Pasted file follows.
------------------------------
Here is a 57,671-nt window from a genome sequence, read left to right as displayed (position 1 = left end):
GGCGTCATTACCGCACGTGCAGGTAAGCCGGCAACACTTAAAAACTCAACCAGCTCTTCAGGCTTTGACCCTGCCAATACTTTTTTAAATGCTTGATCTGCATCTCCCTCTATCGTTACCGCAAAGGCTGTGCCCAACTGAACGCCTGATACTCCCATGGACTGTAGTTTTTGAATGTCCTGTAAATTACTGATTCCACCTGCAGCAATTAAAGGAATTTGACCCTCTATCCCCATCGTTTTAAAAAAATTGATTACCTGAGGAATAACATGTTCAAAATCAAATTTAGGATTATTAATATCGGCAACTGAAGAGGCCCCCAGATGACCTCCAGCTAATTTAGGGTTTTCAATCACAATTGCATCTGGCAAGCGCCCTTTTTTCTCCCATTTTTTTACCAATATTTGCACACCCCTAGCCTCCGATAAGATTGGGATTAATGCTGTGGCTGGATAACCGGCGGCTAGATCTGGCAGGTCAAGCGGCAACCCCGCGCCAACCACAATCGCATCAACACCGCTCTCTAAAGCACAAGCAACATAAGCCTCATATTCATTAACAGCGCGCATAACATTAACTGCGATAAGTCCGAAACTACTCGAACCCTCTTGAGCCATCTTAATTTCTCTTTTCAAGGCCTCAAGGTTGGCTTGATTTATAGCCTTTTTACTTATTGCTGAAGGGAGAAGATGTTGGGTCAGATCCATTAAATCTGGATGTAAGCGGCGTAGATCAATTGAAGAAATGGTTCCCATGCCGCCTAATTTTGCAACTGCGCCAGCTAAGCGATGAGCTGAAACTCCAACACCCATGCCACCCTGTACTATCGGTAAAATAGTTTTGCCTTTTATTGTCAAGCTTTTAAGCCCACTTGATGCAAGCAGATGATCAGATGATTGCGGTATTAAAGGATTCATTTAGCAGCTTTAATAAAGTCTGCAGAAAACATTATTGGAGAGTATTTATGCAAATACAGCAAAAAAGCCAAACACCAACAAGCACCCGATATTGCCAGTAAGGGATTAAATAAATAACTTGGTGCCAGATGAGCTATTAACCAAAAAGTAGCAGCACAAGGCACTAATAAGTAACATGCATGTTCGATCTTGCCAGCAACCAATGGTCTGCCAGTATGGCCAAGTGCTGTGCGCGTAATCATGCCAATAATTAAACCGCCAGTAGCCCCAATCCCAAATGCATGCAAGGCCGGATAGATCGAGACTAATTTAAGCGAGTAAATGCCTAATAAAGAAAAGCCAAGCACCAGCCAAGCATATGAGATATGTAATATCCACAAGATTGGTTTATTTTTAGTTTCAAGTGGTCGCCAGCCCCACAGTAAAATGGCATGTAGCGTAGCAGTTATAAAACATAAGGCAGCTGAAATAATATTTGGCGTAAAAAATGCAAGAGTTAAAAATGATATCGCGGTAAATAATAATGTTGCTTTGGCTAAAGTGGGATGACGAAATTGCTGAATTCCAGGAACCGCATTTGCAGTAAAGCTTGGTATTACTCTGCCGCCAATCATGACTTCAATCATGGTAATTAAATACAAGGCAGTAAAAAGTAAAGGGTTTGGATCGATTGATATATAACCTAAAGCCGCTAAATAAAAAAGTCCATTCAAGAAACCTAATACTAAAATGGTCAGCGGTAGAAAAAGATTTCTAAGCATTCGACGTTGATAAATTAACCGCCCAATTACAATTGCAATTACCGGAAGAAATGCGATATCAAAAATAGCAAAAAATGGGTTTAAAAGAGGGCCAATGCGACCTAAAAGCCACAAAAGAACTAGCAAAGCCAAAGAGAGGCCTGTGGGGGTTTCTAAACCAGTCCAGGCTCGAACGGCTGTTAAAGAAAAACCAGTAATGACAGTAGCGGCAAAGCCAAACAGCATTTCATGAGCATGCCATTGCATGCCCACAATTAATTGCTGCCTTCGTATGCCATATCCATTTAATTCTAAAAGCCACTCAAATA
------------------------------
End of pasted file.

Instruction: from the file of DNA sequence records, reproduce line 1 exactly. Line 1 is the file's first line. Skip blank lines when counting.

Here is a 57,671-nt window from a genome sequence, read left to right as displayed (position 1 = left end):